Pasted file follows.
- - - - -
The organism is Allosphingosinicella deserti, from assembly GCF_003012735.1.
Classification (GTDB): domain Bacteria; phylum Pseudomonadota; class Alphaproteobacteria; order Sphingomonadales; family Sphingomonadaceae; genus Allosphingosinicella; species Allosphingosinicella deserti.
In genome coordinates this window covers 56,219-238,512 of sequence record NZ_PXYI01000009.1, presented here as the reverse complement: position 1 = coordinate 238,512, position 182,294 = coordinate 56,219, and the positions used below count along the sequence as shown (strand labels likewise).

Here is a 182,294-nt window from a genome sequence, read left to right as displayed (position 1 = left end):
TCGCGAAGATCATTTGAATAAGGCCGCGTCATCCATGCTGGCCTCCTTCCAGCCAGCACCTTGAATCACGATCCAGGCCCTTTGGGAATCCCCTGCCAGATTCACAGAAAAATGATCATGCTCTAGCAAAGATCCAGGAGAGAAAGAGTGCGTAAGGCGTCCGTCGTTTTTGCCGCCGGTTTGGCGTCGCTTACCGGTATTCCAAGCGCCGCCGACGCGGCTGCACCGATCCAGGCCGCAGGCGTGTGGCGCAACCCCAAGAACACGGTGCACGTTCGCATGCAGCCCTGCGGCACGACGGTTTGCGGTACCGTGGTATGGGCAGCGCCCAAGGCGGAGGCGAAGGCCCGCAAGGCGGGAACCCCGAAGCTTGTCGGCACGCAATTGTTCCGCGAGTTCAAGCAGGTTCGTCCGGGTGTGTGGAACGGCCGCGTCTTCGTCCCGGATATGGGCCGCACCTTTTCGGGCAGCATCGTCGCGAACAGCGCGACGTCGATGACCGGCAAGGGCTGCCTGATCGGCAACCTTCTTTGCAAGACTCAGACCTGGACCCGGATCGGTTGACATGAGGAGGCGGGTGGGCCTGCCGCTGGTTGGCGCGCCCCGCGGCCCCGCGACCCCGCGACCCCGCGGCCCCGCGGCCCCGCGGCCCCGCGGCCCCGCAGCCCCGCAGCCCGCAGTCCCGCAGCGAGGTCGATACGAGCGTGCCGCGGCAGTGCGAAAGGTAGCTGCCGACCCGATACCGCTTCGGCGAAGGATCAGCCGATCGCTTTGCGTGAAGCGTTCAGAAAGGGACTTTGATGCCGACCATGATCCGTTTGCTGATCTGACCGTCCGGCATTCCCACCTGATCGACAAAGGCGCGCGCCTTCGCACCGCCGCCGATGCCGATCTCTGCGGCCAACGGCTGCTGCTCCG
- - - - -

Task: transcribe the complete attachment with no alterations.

The organism is Allosphingosinicella deserti, from assembly GCF_003012735.1.
Classification (GTDB): domain Bacteria; phylum Pseudomonadota; class Alphaproteobacteria; order Sphingomonadales; family Sphingomonadaceae; genus Allosphingosinicella; species Allosphingosinicella deserti.
In genome coordinates this window covers 56,219-238,512 of sequence record NZ_PXYI01000009.1, presented here as the reverse complement: position 1 = coordinate 238,512, position 182,294 = coordinate 56,219, and the positions used below count along the sequence as shown (strand labels likewise).

Here is a 182,294-nt window from a genome sequence, read left to right as displayed (position 1 = left end):
TCGCGAAGATCATTTGAATAAGGCCGCGTCATCCATGCTGGCCTCCTTCCAGCCAGCACCTTGAATCACGATCCAGGCCCTTTGGGAATCCCCTGCCAGATTCACAGAAAAATGATCATGCTCTAGCAAAGATCCAGGAGAGAAAGAGTGCGTAAGGCGTCCGTCGTTTTTGCCGCCGGTTTGGCGTCGCTTACCGGTATTCCAAGCGCCGCCGACGCGGCTGCACCGATCCAGGCCGCAGGCGTGTGGCGCAACCCCAAGAACACGGTGCACGTTCGCATGCAGCCCTGCGGCACGACGGTTTGCGGTACCGTGGTATGGGCAGCGCCCAAGGCGGAGGCGAAGGCCCGCAAGGCGGGAACCCCGAAGCTTGTCGGCACGCAATTGTTCCGCGAGTTCAAGCAGGTTCGTCCGGGTGTGTGGAACGGCCGCGTCTTCGTCCCGGATATGGGCCGCACCTTTTCGGGCAGCATCGTCGCGAACAGCGCGACGTCGATGACCGGCAAGGGCTGCCTGATCGGCAACCTTCTTTGCAAGACTCAGACCTGGACCCGGATCGGTTGACATGAGGAGGCGGGTGGGCCTGCCGCTGGTTGGCGCGCCCCGCGGCCCCGCGACCCCGCGACCCCGCGGCCCCGCGGCCCCGCGGCCCCGCGGCCCCGCAGCCCCGCAGCCCGCAGTCCCGCAGCGAGGTCGATACGAGCGTGCCGCGGCAGTGCGAAAGGTAGCTGCCGACCCGATACCGCTTCGGCGAAGGATCAGCCGATCGCTTTGCGTGAAGCGTTCAGAAAGGGACTTTGATGCCGACCATGATCCGTTTGCTGATCTGACCGTCCGGCATTCCCACCTGATCGACAAAGGCGCGCGCCTTCGCACCGCCGCCGATGCCGATCTCTGCGGCCAACGGCTGCTGCTCCG